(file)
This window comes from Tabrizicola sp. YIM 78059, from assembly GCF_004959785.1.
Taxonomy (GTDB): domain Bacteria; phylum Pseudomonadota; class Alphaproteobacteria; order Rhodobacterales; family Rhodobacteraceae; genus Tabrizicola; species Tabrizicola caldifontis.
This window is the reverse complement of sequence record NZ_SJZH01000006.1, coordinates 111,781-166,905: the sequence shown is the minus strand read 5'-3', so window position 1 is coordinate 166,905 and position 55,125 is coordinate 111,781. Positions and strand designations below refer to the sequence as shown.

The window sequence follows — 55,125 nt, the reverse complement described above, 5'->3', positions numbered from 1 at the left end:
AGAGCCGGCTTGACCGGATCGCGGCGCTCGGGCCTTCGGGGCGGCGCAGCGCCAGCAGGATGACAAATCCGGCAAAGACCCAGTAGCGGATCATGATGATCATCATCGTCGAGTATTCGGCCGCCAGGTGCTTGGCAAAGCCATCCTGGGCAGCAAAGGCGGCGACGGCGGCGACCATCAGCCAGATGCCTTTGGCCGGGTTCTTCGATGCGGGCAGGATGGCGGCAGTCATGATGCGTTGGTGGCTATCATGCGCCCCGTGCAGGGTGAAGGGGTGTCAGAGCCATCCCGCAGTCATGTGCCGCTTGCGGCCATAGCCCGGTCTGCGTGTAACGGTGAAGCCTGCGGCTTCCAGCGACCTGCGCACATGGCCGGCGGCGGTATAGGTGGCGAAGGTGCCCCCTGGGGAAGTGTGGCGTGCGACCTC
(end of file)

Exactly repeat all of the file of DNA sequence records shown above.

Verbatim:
This window comes from Tabrizicola sp. YIM 78059, from assembly GCF_004959785.1.
Taxonomy (GTDB): domain Bacteria; phylum Pseudomonadota; class Alphaproteobacteria; order Rhodobacterales; family Rhodobacteraceae; genus Tabrizicola; species Tabrizicola caldifontis.
This window is the reverse complement of sequence record NZ_SJZH01000006.1, coordinates 111,781-166,905: the sequence shown is the minus strand read 5'-3', so window position 1 is coordinate 166,905 and position 55,125 is coordinate 111,781. Positions and strand designations below refer to the sequence as shown.

The window sequence follows — 55,125 nt, the reverse complement described above, 5'->3', positions numbered from 1 at the left end:
AGAGCCGGCTTGACCGGATCGCGGCGCTCGGGCCTTCGGGGCGGCGCAGCGCCAGCAGGATGACAAATCCGGCAAAGACCCAGTAGCGGATCATGATGATCATCATCGTCGAGTATTCGGCCGCCAGGTGCTTGGCAAAGCCATCCTGGGCAGCAAAGGCGGCGACGGCGGCGACCATCAGCCAGATGCCTTTGGCCGGGTTCTTCGATGCGGGCAGGATGGCGGCAGTCATGATGCGTTGGTGGCTATCATGCGCCCCGTGCAGGGTGAAGGGGTGTCAGAGCCATCCCGCAGTCATGTGCCGCTTGCGGCCATAGCCCGGTCTGCGTGTAACGGTGAAGCCTGCGGCTTCCAGCGACCTGCGCACATGGCCGGCGGCGGTATAGGTGGCGAAGGTGCCCCCTGGGGAAGTGTGGCGTGCGACCTC